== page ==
MongoDB on Virtual Environments¶
This section describes considerations when running MongoDB in some of the more common virtual environments.
For all platforms, consider Scheduling.
MongoDB is compatible with EC2. MongoDB Cloud Manager provides integration with Amazon Web Services (AWS) and lets you deploy new EC2 instances directly from MongoDB Cloud Manager. See Configure AWS Integration for more details.
Use Premium Storage. Microsoft Azure offers two general types of storage: Standard storage, and Premium storage. MongoDB on Azure has better performance when using Premium storage than it does with Standard storage.
For all MMAPv1 MongoDB deployments using Azure, you must mount the volume that hosts the mongod instance’s dbPath with the Host Cache Preference READ/WRITE. This applies to all Azure deployments running MMAPv1, using any guest operating system.
If your volumes have inappropriate cache settings, MongoDB may eventually shut down with the following error:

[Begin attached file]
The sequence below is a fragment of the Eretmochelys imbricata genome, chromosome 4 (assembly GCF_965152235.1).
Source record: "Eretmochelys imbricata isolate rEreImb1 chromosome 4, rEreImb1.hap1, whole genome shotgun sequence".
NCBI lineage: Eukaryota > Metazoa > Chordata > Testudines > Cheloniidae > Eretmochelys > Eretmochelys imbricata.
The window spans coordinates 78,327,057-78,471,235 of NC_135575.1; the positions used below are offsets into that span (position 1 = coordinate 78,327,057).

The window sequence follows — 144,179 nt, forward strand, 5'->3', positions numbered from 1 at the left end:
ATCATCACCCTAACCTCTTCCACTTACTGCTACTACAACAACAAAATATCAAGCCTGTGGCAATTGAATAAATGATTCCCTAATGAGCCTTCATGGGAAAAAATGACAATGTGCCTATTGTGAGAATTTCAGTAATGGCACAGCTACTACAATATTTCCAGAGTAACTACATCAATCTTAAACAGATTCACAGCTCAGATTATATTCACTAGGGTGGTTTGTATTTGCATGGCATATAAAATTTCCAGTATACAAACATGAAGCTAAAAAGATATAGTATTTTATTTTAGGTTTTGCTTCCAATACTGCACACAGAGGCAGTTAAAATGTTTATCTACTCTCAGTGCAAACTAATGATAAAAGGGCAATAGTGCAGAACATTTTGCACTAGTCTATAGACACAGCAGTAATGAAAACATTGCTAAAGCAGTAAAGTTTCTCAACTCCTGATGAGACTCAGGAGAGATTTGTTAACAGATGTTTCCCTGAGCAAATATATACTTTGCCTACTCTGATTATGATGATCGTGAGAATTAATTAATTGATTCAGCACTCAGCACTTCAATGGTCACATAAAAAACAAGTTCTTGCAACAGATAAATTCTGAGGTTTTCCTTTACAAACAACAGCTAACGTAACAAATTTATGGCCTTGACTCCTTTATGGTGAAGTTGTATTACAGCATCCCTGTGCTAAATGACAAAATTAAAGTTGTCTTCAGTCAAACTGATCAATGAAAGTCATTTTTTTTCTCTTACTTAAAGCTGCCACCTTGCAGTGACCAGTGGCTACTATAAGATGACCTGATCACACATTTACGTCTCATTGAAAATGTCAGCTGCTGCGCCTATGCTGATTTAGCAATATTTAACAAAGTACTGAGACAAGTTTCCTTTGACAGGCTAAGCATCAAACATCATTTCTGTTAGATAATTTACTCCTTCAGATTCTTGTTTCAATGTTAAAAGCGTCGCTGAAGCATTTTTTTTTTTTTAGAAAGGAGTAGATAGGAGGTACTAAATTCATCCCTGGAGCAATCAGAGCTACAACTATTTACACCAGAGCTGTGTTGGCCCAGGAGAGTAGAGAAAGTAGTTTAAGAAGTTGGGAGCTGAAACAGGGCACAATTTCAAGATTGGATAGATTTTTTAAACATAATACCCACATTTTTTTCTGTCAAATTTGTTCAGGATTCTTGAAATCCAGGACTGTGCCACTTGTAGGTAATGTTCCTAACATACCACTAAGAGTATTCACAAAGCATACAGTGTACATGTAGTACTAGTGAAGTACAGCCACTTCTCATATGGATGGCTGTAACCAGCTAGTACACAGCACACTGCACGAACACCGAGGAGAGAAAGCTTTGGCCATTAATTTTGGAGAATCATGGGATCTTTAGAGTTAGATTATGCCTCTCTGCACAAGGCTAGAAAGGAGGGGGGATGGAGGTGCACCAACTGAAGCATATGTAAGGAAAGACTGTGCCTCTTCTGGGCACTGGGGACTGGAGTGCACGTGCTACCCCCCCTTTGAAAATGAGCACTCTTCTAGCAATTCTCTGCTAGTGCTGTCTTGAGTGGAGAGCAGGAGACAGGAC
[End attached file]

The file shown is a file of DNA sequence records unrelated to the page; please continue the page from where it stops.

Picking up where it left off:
[DataFileSync] FlushViewOfFile for <data file> failed with error 1 ... [DataFileSync] Fatal Assertion 16387
The performance characteristics of MongoDB may change with READ/WRITE caching enabled.
The TCP keepalive on the Azure load balancer is 240 seconds by default, which can cause it to silently drop connections if the TCP keepalive on your Azure systems is greater than this value. You should set tcp_keepalive_time to 120 to ameliorate this problem.
On Linux systems:
To view the keep alive setting, you can use one of the following commands:
The value is measured in seconds.
To change the tcp_keepalive_time value, you can use one of the following command:
sudo sysctl -w net.ipv4.tcp_keepalive_time=<value>
echo <value> | sudo tee /proc/sys/net/ipv4/tcp_keepalive_time
These operations do not persist across system reboots. To persist the setting, add the following line to /etc/sysctl.conf:
net.ipv4.tcp_keepalive_time = <value>
For Windows systems:
To view the keep alive setting, issue the following command:
reg query HKLM\SYSTEM\CurrentControlSet\Services\Tcpip\Parameters /v KeepAliveTime